The French-Belgian debut from Julia Ducournau is a surreal, deliriously twisted coming-of-age story that suggests “Heathers” by way of “Dogtooth.” The plot only skirts the surface of its strange narrative: A young woman joins her sister at a massive veterinarian school campus, where she’s subjected to a series of humiliating hazing rituals and discovers her taste for human flesh.
Wait a minute. Veterinarian schools have campuses with hazing rituals? And…cannibalism? Writer-director Ducournau’s memorable first feature takes its off-kilter logic at face value, developing a mesmerizing look at the experience of a young woman waking up to her desires in a world of peculiarities. Alternately beautiful and grotesque, it’s one of the most astonishing debuts in recent memory, the vision of a great genre filmmaker with an uncompromising spirit and loads of potential for the future. —EK
3. “The Big Sick”
The first reason why this true romance is so good: It’s authentic. You couldn’t make up this truth-is-stranger-than-fiction culture-clash story, written from life by “Silicon Valley” star Kumail Nanjiani with his wife and co-producer Emily Gordon (Zoe Kazan). Gordon’s character falls in love with Nanjiani before she’s hospitalized with a mysterious illness and put into a coma. Producer Judd Apatow (“Girls,” “Trainwreck”) developed “The Big Sick” over four years, pushing hard to refine and tighten the script, find the right cast, from Ray Romano to Oscar-winner Holly Hunter, and make sure the jokes landed.
Director Michael Showalter leaned into the romantic side of this comedy, inspired by love stories from writer-directors like Steve Martin, Richard Curtis, Nora Ephron, and Woody Allen. Unlike most Hollywood romantic comedies, the relationship between Nanjiani and Gordon is balanced, their witty dialogue and smart repartee equally strong. Watch this one stick in theaters all summer and wind up, backed by critics, in the year-end awards fray. —AT
2. “Get Out”
New Academy member Jordan Peele’s $4.5 million horror comedy about suburbia gone very wrong, featuring “Girls” star Allison Williams and unknown Daniel Kaluuya, is the sleeper hit of the year. Writer-director Peele, having laid the groundwork for the movie in multiple sketches on Comedy Central’s “Key & Peele” that pulled humor out of racism, leaned into his inspirations, horror classics that brought Grand Guignol wit to their dark themes: “Rosemary’s Baby,” “The Stepford Wives,” and “Scream.” A satiric romantic comedy thriller, the movie channels Hitchcock at his best, luring audiences into uncomfortable places they didn’t think they wanted to go.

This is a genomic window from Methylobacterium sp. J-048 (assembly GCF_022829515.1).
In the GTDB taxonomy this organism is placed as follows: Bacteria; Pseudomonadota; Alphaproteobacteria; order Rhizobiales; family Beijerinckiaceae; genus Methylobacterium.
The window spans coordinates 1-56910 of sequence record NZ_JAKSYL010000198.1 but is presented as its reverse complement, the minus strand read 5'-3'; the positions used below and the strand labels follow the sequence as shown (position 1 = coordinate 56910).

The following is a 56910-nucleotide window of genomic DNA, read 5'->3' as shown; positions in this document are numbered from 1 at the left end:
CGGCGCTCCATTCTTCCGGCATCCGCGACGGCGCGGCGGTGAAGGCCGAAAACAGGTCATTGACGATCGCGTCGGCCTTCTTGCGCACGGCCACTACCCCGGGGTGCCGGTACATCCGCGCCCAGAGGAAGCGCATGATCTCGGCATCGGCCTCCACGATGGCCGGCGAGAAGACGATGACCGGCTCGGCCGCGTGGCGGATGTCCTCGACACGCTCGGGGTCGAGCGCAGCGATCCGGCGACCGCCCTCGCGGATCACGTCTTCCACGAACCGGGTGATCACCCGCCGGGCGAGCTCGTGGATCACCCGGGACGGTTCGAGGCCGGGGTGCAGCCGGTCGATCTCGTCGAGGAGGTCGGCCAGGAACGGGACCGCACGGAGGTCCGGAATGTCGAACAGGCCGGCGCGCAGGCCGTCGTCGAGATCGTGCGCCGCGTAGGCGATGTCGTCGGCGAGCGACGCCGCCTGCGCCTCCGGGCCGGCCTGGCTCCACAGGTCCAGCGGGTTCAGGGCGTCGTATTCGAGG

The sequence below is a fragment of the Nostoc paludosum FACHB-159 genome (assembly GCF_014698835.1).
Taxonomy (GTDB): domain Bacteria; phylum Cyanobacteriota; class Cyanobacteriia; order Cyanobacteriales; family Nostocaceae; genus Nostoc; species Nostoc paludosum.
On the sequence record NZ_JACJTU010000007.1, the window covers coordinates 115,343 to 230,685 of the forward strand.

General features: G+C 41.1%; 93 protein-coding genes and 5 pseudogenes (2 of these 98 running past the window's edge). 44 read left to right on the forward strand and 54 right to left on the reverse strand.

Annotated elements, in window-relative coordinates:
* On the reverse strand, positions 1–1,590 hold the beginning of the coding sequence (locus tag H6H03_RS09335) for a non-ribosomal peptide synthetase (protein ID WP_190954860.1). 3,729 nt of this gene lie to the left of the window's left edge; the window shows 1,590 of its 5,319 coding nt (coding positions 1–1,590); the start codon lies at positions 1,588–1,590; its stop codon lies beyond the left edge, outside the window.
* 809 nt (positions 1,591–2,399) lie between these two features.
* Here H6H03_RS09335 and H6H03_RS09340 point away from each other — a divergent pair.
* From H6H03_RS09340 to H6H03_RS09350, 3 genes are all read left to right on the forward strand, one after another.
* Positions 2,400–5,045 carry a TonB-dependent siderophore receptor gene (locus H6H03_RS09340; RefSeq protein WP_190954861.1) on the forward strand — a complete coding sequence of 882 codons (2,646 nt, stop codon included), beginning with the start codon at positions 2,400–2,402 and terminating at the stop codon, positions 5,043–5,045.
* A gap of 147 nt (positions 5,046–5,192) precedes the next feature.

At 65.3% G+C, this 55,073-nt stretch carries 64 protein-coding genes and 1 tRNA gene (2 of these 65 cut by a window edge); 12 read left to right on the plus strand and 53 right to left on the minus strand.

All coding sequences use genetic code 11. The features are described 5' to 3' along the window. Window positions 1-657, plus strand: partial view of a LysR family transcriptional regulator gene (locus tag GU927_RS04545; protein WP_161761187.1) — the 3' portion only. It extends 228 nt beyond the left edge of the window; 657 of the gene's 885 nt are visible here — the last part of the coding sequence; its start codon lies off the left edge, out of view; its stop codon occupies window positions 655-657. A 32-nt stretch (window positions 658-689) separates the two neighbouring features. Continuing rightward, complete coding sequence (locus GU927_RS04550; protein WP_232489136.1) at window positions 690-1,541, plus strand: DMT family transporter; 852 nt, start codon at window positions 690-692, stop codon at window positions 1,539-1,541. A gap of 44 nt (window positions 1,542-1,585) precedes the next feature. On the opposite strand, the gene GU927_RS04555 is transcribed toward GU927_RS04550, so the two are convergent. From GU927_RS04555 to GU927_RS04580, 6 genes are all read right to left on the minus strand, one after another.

At $175 million to date (and another $75 million overseas), “Get Out” is yet another low-budget Blumhouse home run — and their highest-grosser to date. Universal, laughing all the way to the bank, will pull out all the stops on an Oscar campaign which should yield an Original Screenplay nomination. —AT
1. “A Ghost Story”
David Lowery’s “Pete’s Dragon” follow-up could easily have been an embarrassment — it could easily have been his “The Book of Henry.” Shot in secret (or at least in unpublicized quiet), sandwiched on the schedule between his beloved studio debut and his next big project, and loaded with a premise that sounds way too precious to sustain its feature-length running time, “A Ghost Story” seemed like a blip at best, and potentially something far worse. And then it screened at Sundance.
Suddenly, “that movie where Casey Affleck is under a sheet the whole time” became “that micro-budget movie that profoundly marries the chronological sweep of ‘The Tree of Life’ to the cosmic wonder of ‘2001: A Space Odyssey’ while still making time for a Ke$ha cameo and a scene where Rooney Mara eats an entire pie in a single shot.” The comically lo-fi saga of a man who dies in a car accident and then spends the rest of eternity haunting the house he once shared with his wife, “A Ghost Story” is the furthest thing from a throwaway project between friends. An unforgettable exploration of time, transience, and the things that define our time on Earth, it’s one of the very best films of this or any other year. — DE